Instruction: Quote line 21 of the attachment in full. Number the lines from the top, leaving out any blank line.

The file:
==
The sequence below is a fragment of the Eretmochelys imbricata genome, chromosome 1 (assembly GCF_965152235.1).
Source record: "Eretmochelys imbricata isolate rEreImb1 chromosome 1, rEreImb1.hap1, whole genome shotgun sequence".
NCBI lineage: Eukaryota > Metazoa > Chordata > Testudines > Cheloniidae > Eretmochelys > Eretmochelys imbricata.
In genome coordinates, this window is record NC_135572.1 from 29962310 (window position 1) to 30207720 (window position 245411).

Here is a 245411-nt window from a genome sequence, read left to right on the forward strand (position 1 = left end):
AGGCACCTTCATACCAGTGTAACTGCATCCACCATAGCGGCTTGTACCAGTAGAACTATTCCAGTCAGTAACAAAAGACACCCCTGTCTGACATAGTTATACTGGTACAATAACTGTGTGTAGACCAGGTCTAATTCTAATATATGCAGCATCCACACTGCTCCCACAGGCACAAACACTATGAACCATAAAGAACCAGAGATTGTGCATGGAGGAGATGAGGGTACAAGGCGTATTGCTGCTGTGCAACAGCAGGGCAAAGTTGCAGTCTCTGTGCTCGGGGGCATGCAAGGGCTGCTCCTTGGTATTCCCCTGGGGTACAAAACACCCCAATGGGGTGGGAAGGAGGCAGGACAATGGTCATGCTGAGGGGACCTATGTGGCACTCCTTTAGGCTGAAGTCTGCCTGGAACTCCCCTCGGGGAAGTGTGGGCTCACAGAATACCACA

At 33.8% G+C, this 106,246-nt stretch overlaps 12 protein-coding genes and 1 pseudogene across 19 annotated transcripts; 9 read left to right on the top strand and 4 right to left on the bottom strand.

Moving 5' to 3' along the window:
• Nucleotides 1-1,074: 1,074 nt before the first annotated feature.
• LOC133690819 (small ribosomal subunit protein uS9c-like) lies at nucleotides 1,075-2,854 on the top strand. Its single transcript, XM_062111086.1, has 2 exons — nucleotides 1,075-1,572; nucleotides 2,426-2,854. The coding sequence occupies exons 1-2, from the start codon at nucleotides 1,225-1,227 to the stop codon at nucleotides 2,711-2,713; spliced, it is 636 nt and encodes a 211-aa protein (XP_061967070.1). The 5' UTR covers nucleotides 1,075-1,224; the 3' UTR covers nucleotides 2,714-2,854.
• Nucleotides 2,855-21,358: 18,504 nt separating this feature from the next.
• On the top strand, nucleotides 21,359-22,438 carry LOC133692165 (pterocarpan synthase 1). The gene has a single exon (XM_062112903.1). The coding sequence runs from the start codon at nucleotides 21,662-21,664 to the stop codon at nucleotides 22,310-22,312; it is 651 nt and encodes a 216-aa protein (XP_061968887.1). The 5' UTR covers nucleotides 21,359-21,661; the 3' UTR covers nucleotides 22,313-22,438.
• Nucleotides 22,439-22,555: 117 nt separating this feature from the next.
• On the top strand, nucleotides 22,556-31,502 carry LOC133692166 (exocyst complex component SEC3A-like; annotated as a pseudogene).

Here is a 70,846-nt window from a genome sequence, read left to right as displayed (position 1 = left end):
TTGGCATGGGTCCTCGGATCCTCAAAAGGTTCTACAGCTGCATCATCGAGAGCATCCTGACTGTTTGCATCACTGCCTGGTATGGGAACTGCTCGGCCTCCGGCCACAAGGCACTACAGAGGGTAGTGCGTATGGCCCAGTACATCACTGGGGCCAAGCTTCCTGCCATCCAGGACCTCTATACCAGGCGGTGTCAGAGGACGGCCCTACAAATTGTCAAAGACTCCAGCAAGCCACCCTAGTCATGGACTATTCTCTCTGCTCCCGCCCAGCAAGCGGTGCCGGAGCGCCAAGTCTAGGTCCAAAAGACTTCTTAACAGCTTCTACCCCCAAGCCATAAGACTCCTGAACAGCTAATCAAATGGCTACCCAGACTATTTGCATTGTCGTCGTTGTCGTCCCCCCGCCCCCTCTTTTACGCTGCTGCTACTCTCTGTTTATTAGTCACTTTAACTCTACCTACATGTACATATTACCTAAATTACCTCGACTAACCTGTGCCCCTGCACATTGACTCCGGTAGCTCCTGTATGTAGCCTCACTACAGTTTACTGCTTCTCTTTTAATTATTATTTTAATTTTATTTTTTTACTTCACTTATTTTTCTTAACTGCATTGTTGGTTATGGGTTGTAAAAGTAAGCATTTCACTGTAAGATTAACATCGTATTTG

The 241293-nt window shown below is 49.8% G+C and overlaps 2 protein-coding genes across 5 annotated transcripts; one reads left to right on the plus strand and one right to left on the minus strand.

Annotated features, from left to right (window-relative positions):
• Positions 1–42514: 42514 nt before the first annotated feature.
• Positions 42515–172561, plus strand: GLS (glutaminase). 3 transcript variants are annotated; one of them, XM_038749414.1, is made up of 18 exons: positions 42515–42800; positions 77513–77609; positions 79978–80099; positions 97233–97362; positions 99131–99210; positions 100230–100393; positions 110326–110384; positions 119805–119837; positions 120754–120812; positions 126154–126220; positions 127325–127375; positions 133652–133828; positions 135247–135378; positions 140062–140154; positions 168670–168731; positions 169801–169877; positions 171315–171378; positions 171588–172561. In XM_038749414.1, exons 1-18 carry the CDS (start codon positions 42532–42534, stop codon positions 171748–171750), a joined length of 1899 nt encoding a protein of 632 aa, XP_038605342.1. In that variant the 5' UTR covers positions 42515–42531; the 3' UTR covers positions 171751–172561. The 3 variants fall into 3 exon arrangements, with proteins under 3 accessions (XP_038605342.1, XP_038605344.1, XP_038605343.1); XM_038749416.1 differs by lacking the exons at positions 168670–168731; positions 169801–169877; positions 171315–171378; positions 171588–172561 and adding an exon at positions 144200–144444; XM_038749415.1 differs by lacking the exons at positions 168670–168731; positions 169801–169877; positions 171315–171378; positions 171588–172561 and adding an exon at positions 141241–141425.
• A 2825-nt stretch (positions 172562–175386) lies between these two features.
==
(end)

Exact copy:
• A 2825-nt stretch (positions 172562–175386) lies between these two features.